I guess the trick behind all that… bringing in as much customers as possible is to use as much „air“ as he can. Throw them draw them and be an „eye-catcher“. But he impressed me.

It’s possible to recognize the process of the doe. How it starts as „just doe“ and becomes more smooth and cooperative. He just had to torture it a bit…

And in the moment it almost rolls itself its time for the big finalé!

It is done enough to form more and more strings… by forming them longer and more, they get thinner and thinner. You have to think twice about what happened… Suddenly… noodles!

I was impressed how fast he cooked them. When I made my own pasta it took much longer than the instant ones. But he? Here they were done within seconds!

The same thing with the chicken. Also he cooked the salad some seconds… Maybe due to a lack of healthy water to wash they just disinfect everything with the water for the next noodles.

In the end they put some more soup to it and – é voila! The meal is done…

The Soul Of Phnom Pehn

I remember very well when I heard about Phnom Penh for the first time.

It was a couple of days before I left to Siem Reap. My former director told me how much nicer Siem Reap would be. Siem Reap is so green and the people are friendly there. Also its not so busy as Phnom Penh.

Of course I took that for cash. I haven’t been in any of those places yet. How could I figure out anything? I had a lot of time to read and write until I reached Siem Reap. And it surprised me a a bit. Siem Reap was probably the second worst place I’ve ever been (the worst place was Poi Pet).

You can’t walk a hundred meters without being asked if you want a Tuk-Tuk (Motortaxi), a useless souvenir, a prostitute or giving someone some money. There are hardly more than three real streets in the city. Most ways are just sandy routes to get to more remote markets or houses.

They have a river and on some places beneath the river there are trees. This is the only „green“ you find in Siem Reap…

I thought by myself… how much worse mus Phnom Penh be!!

But I gained some hope as I red Phnom Penh used to be the best place to live in Asia before the Cambodian Civil War (which was in the 70s) and now the municipality tries to get the feelings from then back. So it was worth a try to go there.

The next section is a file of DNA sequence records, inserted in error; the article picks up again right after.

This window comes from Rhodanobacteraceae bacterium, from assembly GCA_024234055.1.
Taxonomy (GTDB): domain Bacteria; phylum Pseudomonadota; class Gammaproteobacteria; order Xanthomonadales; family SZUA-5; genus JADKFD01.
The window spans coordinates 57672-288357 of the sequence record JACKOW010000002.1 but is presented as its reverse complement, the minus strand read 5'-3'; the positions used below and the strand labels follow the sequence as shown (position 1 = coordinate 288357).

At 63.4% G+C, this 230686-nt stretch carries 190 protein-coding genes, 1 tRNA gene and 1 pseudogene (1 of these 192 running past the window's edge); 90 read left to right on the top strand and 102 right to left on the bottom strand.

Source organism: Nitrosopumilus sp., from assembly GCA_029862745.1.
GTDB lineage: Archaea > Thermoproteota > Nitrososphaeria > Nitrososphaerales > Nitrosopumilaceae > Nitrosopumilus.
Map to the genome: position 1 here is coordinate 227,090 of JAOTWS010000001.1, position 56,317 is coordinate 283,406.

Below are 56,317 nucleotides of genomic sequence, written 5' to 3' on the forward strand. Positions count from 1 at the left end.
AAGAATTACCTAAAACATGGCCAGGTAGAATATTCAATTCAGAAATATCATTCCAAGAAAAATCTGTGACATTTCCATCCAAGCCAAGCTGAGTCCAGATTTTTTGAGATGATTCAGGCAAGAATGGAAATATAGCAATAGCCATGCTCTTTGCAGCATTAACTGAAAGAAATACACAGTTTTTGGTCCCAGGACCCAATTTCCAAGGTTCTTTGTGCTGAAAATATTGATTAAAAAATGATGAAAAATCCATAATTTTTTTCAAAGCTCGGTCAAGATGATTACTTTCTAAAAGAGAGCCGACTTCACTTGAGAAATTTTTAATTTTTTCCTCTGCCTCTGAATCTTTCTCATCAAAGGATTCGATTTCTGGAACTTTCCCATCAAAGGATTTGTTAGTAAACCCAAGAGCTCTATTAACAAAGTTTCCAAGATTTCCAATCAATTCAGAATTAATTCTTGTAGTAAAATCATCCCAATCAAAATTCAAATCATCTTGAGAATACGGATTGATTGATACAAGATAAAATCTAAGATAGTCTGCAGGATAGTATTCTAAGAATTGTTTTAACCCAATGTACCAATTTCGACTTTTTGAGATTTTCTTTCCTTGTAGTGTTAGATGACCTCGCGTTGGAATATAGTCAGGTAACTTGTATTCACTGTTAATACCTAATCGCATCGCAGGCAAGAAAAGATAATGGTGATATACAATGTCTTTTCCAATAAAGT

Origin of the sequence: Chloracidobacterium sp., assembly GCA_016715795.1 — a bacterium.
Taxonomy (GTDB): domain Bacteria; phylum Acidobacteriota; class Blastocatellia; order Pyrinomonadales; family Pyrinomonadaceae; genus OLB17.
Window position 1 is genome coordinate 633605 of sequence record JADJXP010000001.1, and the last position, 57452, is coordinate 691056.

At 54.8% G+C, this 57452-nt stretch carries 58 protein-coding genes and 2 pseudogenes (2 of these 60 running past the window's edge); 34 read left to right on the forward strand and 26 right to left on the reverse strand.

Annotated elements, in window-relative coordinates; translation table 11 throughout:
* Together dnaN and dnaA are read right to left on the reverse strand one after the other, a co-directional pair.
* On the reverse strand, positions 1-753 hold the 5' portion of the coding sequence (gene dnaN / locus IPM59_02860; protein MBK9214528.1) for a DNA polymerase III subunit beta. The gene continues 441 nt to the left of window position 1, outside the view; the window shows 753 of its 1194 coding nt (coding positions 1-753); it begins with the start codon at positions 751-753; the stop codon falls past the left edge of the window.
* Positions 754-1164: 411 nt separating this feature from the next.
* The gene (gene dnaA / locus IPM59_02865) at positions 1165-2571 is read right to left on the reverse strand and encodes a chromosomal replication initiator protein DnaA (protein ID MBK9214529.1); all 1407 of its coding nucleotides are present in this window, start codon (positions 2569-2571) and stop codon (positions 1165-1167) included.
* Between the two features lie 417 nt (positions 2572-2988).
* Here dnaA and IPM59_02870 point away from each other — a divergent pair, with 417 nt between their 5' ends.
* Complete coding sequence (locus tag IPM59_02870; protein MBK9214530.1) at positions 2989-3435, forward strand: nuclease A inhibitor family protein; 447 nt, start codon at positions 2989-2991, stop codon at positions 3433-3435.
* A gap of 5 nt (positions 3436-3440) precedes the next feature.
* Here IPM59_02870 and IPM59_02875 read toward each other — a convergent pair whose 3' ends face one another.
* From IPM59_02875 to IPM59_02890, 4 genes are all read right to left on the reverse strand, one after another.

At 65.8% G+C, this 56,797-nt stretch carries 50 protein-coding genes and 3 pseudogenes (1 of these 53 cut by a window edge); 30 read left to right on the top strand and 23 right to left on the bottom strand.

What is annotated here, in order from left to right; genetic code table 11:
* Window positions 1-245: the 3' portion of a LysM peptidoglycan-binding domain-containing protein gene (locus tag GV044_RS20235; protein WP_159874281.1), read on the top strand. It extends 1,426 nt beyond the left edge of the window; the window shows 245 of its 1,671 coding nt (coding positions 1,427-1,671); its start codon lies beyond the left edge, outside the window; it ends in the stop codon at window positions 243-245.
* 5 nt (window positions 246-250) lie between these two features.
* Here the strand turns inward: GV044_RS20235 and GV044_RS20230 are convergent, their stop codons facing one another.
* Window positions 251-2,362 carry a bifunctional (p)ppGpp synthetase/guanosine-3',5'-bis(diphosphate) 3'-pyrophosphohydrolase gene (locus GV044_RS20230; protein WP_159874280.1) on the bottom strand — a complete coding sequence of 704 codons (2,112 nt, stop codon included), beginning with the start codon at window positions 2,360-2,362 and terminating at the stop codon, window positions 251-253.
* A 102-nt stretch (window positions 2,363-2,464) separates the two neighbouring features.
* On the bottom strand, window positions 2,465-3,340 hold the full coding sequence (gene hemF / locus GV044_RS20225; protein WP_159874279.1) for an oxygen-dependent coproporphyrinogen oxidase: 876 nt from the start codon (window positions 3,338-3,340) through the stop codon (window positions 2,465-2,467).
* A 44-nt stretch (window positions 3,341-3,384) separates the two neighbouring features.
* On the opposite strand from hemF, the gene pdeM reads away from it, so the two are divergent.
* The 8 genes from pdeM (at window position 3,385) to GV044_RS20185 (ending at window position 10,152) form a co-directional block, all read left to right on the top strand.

As always in Cambodia the bus station you arrive at was located anywhere in the nowhere. I guess this is mostly to keep people employed. According to Khmer-Logic all foreigners are rich, so if they are far away enough from the city they will pay some Tuk-Tuks to get back to the city. I hate to play that game but it was too far to walk, so I shared a Tuk-Tuk with some friends and we went from one part of the city to the other one.

Before our driver started his motorcycle he warned us: Be careful with your belongings! There might be some theft during the ride!
Good start so far!

Nothing happened. But I was impressed by the buildings of Phnom Penh. It occurred to me this was a very nice place. MUCH cleaner than Siem Reap. We crossed on our way different sights like the Independence Monument and it was great the city surprised me in such a good way.

We stayed at a hotel close to the King’s Palace and the Silver Pagoda.

Those places were full of people. Not tourists – the beloved King Norodom Sihanouk died just a couple of days ago. He was the one who tried to lead his country through such difficult times as the Vietnam-War/Secret War of the Americans, Khmer Rouge Regime and the following civil war. An impressive person in any perspective. I wish I had known him…

More and more this city reminded me of Israel. Maybe… not Israel in this universe. Maybe like Israel in a Parallel Universe where things went a bit different. Where Israel were built up by the French and was inhabited by Asians.

I liked Phnom Penh.

„Phnom“ means „Hill“ in Khmer. Penh was the name of an elderly lady who found some Buddha-Statues floating in the river. She got them out, built a Pagoda on a hill for them and the people started to worship them. This is how „Penh’s Hill“ was founded. The Padoda is still there and I took a walk into it.
I expected more… especially more tourists. But Phnom Penh isn’t a very tourist place… Behind the Pagoda I found the first park in Cambodia I’ve seen since I’m here. Some people slept on the benches, some other played with their children and one of the grannies here sold some home-made sweets to me.

Even though Phnom Penh is more busy than Siem Reap you don’t really feel it. Especially not in the parks.

People are more friendly here. Or… maybe just less commercial than in Siem Reap. Siem Reap has (except Angkor) nothing really interesting, so that’s probably the reason why foreigners are getting ripped off as good as possible during they’re in the city.
Phnom Penh was very different to that. You can walk on the streets without being bothered by vendors who want to sell you something. You can walk on the streets with just enjoying you’re here and try to understand people and culture.

I liked the city at night. This doesn’t mean I’m partying always… It means I love to walk around during the night and try to discover everything. Cities here in Asia have more than just one face.

A friend of mine asked me how cats part their territory when there’s too little space. The answer is fascinating and simple: Two cats can share an area and separate it by day and nighttime. So basically Asians are cats. On one and the same place you can see different things during the day and during the night…

I prefer these cities during the dark. Sometimes you see things you might not see when everybody could come and have a look… Sometimes its just „little“ things like food: